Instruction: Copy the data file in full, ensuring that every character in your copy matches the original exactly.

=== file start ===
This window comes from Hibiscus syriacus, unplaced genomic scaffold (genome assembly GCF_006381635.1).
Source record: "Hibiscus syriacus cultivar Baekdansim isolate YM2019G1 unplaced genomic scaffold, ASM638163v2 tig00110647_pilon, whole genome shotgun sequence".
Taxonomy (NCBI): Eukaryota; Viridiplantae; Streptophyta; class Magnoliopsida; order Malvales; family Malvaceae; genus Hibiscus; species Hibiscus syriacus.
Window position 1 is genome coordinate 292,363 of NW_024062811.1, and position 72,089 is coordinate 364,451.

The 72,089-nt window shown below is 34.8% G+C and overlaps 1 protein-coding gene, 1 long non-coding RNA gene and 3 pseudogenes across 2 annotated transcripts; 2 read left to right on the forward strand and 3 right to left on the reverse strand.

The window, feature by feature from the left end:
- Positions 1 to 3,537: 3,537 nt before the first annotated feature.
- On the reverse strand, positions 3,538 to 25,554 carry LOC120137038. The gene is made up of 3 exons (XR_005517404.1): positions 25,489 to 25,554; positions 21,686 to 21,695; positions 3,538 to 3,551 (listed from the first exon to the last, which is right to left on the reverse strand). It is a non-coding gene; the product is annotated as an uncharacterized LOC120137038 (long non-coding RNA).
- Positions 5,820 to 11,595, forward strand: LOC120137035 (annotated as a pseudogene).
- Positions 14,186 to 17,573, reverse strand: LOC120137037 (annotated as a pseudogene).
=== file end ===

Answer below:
This window comes from Hibiscus syriacus, unplaced genomic scaffold (genome assembly GCF_006381635.1).
Source record: "Hibiscus syriacus cultivar Baekdansim isolate YM2019G1 unplaced genomic scaffold, ASM638163v2 tig00110647_pilon, whole genome shotgun sequence".
Taxonomy (NCBI): Eukaryota; Viridiplantae; Streptophyta; class Magnoliopsida; order Malvales; family Malvaceae; genus Hibiscus; species Hibiscus syriacus.
Window position 1 is genome coordinate 292,363 of NW_024062811.1, and position 72,089 is coordinate 364,451.

The 72,089-nt window shown below is 34.8% G+C and overlaps 1 protein-coding gene, 1 long non-coding RNA gene and 3 pseudogenes across 2 annotated transcripts; 2 read left to right on the forward strand and 3 right to left on the reverse strand.

The window, feature by feature from the left end:
- Positions 1 to 3,537: 3,537 nt before the first annotated feature.
- On the reverse strand, positions 3,538 to 25,554 carry LOC120137038. The gene is made up of 3 exons (XR_005517404.1): positions 25,489 to 25,554; positions 21,686 to 21,695; positions 3,538 to 3,551 (listed from the first exon to the last, which is right to left on the reverse strand). It is a non-coding gene; the product is annotated as an uncharacterized LOC120137038 (long non-coding RNA).
- Positions 5,820 to 11,595, forward strand: LOC120137035 (annotated as a pseudogene).
- Positions 14,186 to 17,573, reverse strand: LOC120137037 (annotated as a pseudogene).